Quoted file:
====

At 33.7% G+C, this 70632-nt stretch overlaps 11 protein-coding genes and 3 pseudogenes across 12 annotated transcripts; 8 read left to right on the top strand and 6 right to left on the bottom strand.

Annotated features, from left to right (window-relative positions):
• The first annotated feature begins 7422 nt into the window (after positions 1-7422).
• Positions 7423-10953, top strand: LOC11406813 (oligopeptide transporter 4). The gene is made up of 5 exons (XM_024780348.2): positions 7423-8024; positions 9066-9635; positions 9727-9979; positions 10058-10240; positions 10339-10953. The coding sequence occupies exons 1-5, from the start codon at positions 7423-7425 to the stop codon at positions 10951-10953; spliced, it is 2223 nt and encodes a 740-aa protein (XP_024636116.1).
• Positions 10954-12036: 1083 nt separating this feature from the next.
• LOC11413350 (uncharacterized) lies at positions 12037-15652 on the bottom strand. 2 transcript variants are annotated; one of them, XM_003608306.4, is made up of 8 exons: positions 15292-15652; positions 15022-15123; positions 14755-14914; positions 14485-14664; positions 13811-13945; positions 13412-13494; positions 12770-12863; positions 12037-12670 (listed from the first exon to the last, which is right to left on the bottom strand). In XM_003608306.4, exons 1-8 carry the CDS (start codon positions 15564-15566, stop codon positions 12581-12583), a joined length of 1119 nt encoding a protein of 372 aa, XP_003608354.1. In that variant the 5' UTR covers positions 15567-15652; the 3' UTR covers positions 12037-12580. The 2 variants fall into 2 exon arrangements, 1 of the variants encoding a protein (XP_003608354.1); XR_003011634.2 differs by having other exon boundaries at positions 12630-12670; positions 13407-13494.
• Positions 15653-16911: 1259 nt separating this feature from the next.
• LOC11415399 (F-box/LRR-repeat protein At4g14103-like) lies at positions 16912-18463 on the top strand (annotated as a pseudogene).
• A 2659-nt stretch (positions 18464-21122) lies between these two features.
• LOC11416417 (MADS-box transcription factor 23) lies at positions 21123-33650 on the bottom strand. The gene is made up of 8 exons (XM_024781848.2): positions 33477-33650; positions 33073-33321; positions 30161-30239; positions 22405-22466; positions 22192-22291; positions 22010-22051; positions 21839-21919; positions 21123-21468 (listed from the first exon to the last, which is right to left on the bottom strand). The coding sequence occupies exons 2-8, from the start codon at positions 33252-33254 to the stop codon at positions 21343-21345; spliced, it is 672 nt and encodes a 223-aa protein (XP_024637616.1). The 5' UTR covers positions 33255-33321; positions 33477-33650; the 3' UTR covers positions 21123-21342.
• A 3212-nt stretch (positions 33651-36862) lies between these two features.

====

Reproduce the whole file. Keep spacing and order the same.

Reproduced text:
At 33.7% G+C, this 70632-nt stretch overlaps 11 protein-coding genes and 3 pseudogenes across 12 annotated transcripts; 8 read left to right on the top strand and 6 right to left on the bottom strand.

Annotated features, from left to right (window-relative positions):
• The first annotated feature begins 7422 nt into the window (after positions 1-7422).
• Positions 7423-10953, top strand: LOC11406813 (oligopeptide transporter 4). The gene is made up of 5 exons (XM_024780348.2): positions 7423-8024; positions 9066-9635; positions 9727-9979; positions 10058-10240; positions 10339-10953. The coding sequence occupies exons 1-5, from the start codon at positions 7423-7425 to the stop codon at positions 10951-10953; spliced, it is 2223 nt and encodes a 740-aa protein (XP_024636116.1).
• Positions 10954-12036: 1083 nt separating this feature from the next.
• LOC11413350 (uncharacterized) lies at positions 12037-15652 on the bottom strand. 2 transcript variants are annotated; one of them, XM_003608306.4, is made up of 8 exons: positions 15292-15652; positions 15022-15123; positions 14755-14914; positions 14485-14664; positions 13811-13945; positions 13412-13494; positions 12770-12863; positions 12037-12670 (listed from the first exon to the last, which is right to left on the bottom strand). In XM_003608306.4, exons 1-8 carry the CDS (start codon positions 15564-15566, stop codon positions 12581-12583), a joined length of 1119 nt encoding a protein of 372 aa, XP_003608354.1. In that variant the 5' UTR covers positions 15567-15652; the 3' UTR covers positions 12037-12580. The 2 variants fall into 2 exon arrangements, 1 of the variants encoding a protein (XP_003608354.1); XR_003011634.2 differs by having other exon boundaries at positions 12630-12670; positions 13407-13494.
• Positions 15653-16911: 1259 nt separating this feature from the next.
• LOC11415399 (F-box/LRR-repeat protein At4g14103-like) lies at positions 16912-18463 on the top strand (annotated as a pseudogene).
• A 2659-nt stretch (positions 18464-21122) lies between these two features.
• LOC11416417 (MADS-box transcription factor 23) lies at positions 21123-33650 on the bottom strand. The gene is made up of 8 exons (XM_024781848.2): positions 33477-33650; positions 33073-33321; positions 30161-30239; positions 22405-22466; positions 22192-22291; positions 22010-22051; positions 21839-21919; positions 21123-21468 (listed from the first exon to the last, which is right to left on the bottom strand). The coding sequence occupies exons 2-8, from the start codon at positions 33252-33254 to the stop codon at positions 21343-21345; spliced, it is 672 nt and encodes a 223-aa protein (XP_024637616.1). The 5' UTR covers positions 33255-33321; positions 33477-33650; the 3' UTR covers positions 21123-21342.
• A 3212-nt stretch (positions 33651-36862) lies between these two features.